everyone's body looks different
A vertical clitoral hood piercing. | Illustrated by Louisa Cannell.
But really though, who's getting these piercings? Smith says that his clients are every age imaginable, but it's the 30-somethings who waltz in ready for the most personal piercing possible. "From my experience, it's the early- to mid-30s client that's starting to feel more comfortable with their bodies," he says. "They're looking for a little something extra, sexually." Unlike your or even your nipple, it's the one below the belt that's really just for you. "It's private. I think with ear piercings, or even some nipple piercings, it's more like you're going to show it off. I think [a genital piercing] is a secret between you and your partner, or whoever is going to see it. Nobody else has any clue," Smith explains. new conch piercing, How much does it cost? Like most piercings or tattoos, the price can vary. Both Lopez and Smith agree the jewelry plays the biggest role — depending on your material of choice. (Smith tells us the most expensive vaginal piercing he's ever seen cost $850 because the jewelry was loaded with diamonds.) Expect a bill that ranges from $100 to $600. How do I find an experienced piercer I can trust? There's no easy answer for this one: You have to do work. Check Yelp, look for reviews any place you can find them online, make sure the shop is clean and the tools are sterile, and the piercer is experienced. Then check again. Will it bleed? "Generally I don't see a ton of blood," Smith explains. That, however, is not because the skin won't bleed. Smith simply plays very close attention to the size of the needle, choosing a gauge that makes the smallest hole possible, based on the jewelry you pick. "It keeps the pressure nice and tight," he explains.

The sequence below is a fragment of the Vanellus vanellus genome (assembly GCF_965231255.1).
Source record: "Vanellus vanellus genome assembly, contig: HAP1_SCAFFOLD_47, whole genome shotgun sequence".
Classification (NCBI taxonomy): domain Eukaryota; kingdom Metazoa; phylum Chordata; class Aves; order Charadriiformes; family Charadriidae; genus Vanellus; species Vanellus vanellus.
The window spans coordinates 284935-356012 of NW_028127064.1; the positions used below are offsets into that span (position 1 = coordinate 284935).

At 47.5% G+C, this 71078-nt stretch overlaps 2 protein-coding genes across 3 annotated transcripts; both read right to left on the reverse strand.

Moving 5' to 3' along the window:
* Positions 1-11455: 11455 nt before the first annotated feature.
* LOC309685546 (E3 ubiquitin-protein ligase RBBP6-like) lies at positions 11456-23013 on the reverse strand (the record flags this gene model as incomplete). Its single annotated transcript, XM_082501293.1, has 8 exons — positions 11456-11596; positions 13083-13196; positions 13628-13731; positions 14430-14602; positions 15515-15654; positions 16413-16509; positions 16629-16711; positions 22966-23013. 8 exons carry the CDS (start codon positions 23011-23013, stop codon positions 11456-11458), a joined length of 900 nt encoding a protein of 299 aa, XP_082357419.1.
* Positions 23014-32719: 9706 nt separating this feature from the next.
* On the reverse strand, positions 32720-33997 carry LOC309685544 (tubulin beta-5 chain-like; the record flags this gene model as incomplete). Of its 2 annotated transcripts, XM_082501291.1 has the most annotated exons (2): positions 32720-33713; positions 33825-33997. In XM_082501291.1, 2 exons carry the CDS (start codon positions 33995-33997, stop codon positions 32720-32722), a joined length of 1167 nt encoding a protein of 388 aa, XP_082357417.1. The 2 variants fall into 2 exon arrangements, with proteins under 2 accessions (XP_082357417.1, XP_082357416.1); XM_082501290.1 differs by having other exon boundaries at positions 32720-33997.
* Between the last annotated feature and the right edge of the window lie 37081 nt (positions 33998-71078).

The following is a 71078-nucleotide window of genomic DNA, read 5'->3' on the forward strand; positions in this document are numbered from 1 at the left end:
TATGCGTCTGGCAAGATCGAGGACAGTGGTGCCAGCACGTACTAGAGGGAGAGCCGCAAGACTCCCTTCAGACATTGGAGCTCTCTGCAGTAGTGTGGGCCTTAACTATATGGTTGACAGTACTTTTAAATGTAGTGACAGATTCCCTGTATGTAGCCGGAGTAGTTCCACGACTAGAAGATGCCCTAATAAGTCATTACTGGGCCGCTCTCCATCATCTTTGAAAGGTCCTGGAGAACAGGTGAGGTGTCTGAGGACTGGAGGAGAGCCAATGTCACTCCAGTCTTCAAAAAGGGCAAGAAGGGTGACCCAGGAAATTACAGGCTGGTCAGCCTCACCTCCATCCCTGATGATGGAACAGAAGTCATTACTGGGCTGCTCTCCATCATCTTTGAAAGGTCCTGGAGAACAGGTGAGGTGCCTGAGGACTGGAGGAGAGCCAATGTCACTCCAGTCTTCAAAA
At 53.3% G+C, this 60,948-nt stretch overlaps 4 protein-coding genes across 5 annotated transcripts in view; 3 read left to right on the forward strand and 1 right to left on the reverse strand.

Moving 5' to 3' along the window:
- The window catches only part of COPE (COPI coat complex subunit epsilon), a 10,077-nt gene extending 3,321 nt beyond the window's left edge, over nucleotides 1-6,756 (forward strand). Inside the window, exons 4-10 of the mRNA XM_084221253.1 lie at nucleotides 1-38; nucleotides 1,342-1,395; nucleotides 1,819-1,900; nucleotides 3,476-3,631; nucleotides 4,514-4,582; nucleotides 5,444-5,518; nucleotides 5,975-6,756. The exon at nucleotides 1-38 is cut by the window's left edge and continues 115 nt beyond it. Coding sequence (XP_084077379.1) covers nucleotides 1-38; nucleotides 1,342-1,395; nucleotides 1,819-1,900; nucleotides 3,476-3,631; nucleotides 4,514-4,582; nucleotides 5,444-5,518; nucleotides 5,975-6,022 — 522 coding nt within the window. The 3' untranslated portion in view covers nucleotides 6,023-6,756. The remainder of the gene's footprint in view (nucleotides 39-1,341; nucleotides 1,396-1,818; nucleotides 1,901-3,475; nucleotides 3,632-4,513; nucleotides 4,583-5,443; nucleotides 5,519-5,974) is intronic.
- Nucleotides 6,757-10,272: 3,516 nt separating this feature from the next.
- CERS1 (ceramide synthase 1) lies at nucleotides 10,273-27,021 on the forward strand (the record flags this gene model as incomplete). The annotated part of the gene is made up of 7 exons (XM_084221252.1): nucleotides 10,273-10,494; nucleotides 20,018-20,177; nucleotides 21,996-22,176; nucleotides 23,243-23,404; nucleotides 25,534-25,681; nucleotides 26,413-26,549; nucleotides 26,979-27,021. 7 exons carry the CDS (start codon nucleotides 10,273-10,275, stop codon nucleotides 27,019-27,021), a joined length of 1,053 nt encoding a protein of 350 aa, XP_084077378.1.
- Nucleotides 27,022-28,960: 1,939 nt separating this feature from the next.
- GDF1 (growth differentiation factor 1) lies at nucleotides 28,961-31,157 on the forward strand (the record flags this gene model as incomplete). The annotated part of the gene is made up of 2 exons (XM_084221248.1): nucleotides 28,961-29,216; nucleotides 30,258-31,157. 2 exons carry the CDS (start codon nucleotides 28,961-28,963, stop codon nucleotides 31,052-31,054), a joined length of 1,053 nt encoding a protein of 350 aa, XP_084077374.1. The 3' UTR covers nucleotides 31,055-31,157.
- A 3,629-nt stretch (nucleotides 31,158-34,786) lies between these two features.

A fourchette piercing. | Illustrated by Louisa Cannell.